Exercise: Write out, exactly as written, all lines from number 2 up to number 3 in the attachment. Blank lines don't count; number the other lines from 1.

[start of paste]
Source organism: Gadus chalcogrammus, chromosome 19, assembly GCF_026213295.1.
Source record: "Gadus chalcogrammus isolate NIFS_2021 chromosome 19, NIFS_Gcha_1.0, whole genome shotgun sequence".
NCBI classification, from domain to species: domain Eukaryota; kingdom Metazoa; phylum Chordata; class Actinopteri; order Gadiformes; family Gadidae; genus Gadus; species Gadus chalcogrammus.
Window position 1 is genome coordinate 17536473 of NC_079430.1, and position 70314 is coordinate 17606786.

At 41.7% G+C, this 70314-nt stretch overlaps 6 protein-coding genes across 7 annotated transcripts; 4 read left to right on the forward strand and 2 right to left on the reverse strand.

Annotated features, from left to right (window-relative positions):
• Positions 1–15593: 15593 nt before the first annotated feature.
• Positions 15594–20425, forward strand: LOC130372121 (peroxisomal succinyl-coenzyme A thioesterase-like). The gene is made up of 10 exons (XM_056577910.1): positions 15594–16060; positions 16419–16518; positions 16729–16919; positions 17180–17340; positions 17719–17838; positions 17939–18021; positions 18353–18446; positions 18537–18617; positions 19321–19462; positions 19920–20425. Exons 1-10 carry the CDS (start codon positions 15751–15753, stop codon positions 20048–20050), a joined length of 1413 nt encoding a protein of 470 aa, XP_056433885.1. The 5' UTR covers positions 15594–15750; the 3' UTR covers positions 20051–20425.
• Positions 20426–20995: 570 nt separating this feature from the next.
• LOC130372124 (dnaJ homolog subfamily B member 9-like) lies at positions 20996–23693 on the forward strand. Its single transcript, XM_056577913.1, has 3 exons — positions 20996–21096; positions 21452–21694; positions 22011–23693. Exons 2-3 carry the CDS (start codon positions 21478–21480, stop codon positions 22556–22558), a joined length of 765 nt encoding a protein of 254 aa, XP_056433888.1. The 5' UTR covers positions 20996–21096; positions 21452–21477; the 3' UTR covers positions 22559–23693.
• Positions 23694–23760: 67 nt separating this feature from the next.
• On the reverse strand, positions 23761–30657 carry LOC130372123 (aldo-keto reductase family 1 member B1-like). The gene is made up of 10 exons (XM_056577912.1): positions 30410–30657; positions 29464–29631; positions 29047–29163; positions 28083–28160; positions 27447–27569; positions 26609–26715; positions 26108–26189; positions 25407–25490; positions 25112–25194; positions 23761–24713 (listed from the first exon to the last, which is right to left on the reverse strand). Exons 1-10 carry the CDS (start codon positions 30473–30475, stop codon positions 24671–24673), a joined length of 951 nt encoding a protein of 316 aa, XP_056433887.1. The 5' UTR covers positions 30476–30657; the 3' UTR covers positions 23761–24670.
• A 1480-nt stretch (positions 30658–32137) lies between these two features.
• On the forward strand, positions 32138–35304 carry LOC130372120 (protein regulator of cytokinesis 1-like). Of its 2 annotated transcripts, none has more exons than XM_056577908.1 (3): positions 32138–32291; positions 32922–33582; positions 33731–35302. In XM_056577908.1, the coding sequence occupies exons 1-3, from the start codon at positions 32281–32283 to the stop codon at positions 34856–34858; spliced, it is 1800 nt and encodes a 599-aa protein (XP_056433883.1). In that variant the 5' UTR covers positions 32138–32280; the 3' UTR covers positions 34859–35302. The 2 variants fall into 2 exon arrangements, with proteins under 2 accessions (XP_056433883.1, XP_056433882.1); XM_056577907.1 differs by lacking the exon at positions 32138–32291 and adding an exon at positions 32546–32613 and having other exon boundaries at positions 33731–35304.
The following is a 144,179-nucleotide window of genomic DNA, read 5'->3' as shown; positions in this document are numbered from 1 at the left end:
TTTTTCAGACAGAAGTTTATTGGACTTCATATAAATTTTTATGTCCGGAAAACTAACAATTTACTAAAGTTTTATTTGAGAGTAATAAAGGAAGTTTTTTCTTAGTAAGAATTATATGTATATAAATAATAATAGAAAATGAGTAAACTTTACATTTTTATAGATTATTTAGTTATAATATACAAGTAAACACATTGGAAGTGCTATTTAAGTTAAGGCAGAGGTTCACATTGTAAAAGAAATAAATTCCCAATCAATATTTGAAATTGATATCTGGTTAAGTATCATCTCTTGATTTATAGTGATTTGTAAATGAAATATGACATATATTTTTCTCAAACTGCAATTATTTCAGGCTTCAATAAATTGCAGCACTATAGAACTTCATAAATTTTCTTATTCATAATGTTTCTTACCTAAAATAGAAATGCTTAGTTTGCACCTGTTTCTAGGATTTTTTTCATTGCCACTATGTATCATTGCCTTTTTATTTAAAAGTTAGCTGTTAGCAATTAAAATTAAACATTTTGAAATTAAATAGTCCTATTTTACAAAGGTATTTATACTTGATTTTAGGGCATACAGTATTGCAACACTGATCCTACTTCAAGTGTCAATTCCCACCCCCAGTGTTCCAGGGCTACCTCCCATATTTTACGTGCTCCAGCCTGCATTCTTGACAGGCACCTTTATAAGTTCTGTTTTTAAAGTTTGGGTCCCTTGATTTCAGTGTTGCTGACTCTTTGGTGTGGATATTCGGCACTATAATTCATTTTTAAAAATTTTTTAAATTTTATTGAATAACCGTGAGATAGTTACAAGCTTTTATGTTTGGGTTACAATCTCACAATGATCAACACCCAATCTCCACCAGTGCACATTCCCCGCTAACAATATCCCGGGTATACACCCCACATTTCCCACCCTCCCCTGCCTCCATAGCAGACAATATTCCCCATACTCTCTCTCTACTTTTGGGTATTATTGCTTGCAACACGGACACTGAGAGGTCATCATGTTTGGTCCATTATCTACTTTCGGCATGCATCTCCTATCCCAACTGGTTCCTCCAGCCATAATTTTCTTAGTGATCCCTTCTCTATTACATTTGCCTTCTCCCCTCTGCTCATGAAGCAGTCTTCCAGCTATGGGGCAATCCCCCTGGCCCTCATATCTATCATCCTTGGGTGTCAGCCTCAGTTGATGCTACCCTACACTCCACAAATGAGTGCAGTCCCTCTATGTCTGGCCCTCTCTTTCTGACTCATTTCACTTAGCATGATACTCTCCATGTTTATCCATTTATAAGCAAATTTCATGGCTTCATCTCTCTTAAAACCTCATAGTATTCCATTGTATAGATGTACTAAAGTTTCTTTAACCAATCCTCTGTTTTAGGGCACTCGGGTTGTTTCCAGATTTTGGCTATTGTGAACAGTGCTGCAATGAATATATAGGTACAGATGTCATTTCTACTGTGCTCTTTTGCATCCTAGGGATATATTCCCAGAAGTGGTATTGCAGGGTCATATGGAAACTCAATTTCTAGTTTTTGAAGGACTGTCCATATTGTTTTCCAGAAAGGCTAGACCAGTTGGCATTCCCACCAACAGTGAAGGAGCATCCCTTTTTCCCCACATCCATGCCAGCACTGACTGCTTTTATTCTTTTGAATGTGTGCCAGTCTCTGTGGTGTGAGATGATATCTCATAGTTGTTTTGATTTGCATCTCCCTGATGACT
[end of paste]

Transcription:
Source record: "Gadus chalcogrammus isolate NIFS_2021 chromosome 19, NIFS_Gcha_1.0, whole genome shotgun sequence".
NCBI classification, from domain to species: domain Eukaryota; kingdom Metazoa; phylum Chordata; class Actinopteri; order Gadiformes; family Gadidae; genus Gadus; species Gadus chalcogrammus.